Monday, February 25, 2008

Satellite images reveals illegal Murray-Darling irrigation

A new report has exposed major flaws in the management of key rivers and flood plains along the Murray Darling Basin.

Satellite images of a key wetland in north-western New South Wales reveal more than 2,000 kilometres of earthworks have carved up the waterway.

While some of the channels and levees may have been authorised, others are considered illegal and are diverting water into irrigation and farming.

Scientists say the flood plains are being sucked dry and there is no legislation in place to stop further development.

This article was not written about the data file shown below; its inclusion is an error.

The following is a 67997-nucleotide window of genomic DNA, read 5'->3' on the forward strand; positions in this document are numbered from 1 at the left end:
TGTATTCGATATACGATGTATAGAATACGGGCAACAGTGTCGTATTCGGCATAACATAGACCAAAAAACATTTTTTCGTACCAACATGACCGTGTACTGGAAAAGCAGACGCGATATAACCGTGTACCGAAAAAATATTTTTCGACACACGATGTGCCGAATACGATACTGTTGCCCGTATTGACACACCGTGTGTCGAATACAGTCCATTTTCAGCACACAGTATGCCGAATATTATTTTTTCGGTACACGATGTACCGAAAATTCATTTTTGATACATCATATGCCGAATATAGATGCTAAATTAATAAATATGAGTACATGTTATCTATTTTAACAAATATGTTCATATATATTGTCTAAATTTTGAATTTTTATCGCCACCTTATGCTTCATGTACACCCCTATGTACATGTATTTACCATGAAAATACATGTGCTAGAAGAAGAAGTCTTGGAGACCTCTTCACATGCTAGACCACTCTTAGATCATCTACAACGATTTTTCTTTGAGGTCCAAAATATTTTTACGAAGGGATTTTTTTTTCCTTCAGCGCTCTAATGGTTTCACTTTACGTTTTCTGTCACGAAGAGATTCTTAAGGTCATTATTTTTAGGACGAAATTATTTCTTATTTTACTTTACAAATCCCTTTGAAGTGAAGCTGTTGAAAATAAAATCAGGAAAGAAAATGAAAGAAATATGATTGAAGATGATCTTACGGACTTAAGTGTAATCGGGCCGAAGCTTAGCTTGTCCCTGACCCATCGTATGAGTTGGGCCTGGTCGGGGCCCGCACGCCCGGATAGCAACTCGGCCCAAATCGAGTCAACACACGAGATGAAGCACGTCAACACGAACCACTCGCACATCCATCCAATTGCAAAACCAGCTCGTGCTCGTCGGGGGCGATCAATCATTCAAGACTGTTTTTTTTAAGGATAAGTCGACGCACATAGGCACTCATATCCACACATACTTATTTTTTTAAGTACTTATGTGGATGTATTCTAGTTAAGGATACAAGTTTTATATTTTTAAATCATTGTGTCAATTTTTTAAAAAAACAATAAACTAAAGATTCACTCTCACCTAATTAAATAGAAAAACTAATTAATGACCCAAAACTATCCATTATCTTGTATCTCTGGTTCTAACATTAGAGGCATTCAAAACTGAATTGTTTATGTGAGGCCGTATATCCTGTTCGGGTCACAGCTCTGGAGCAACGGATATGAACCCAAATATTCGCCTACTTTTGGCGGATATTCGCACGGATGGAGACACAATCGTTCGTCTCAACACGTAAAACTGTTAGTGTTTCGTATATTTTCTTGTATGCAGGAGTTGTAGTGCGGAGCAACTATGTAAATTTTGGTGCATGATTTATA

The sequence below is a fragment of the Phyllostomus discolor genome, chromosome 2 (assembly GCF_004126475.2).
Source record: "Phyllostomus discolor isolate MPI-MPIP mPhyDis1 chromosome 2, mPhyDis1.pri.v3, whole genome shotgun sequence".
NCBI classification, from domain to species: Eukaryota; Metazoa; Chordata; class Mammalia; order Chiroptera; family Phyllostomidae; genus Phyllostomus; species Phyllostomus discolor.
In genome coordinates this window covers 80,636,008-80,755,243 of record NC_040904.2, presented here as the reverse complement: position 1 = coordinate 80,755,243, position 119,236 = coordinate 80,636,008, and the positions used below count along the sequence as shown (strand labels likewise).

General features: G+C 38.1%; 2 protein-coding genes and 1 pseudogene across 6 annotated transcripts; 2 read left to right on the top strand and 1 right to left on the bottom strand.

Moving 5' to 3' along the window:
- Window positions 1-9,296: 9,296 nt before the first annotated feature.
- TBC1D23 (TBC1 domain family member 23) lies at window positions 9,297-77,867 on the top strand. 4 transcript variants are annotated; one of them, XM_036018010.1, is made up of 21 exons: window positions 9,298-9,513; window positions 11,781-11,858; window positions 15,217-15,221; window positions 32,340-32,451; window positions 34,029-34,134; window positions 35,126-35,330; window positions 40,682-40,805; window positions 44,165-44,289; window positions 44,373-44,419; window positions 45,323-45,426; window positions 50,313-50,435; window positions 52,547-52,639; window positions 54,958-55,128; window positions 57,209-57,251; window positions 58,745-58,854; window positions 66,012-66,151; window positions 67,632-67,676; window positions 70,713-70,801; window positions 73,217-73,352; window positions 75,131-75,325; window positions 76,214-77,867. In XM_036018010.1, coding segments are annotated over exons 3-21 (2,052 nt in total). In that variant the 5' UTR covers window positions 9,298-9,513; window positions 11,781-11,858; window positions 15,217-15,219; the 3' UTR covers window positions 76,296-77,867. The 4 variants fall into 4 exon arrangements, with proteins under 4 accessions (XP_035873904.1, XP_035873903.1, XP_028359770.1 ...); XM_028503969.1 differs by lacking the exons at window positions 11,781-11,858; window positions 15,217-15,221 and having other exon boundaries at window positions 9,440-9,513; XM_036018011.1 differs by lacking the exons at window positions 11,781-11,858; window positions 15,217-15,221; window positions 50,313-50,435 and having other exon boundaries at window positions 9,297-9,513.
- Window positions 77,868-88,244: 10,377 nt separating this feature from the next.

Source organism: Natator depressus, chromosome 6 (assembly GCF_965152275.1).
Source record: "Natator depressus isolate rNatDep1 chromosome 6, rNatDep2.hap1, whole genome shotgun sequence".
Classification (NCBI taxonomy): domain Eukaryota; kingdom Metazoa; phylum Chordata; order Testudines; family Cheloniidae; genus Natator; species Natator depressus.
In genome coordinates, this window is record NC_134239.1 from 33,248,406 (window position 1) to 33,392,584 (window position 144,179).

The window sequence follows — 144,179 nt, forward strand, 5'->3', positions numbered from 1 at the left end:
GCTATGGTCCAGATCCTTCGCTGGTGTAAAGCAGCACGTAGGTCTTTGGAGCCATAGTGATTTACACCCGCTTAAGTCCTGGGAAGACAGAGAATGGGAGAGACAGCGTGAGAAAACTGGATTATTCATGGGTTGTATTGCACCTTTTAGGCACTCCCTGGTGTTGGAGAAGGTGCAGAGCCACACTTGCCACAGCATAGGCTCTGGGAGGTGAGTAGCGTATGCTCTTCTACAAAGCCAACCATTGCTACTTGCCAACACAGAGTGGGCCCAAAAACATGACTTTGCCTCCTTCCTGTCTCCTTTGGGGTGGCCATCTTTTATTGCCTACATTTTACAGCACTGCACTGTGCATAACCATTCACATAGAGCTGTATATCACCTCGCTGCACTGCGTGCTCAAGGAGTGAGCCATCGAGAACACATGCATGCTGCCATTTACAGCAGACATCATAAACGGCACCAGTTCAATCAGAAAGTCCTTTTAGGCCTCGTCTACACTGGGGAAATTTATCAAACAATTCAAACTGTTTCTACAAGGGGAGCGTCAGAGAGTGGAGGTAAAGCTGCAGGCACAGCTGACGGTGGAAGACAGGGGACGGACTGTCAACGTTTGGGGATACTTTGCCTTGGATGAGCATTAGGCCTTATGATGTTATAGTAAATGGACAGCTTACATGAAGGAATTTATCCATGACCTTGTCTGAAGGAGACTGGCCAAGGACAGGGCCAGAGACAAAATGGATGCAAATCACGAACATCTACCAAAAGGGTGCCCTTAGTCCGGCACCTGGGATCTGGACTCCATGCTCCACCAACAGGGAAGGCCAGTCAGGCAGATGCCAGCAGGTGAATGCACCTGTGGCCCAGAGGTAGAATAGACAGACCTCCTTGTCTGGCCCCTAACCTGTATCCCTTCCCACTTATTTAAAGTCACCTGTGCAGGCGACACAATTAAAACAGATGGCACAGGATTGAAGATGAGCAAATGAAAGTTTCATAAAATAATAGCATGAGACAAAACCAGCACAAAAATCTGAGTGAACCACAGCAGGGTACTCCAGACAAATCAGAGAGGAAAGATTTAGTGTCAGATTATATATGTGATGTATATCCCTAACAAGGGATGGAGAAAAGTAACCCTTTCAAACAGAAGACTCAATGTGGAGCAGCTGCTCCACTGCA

The report says the plight of this wetland is similar to others in the Murray Darling system.

It is the most comprehensive analysis of flood plain development on any river in the Murray-Darling Basin.

Using satellite images and comparing aerial photographs over half a century, scientists took a closer look at the Macquarie marshes as a case study. It is a wetland that is internationally recognised and is surrounded by flood plains that are dependent on overflows from the river.

What they revealed is what scientists say is a maze of earthworks that are destroying the wetlands. This includes levees or banks up to five metres high, channels up to 20 kilometres long, and storage dams diverting water around the flood plains and away from the marshes.

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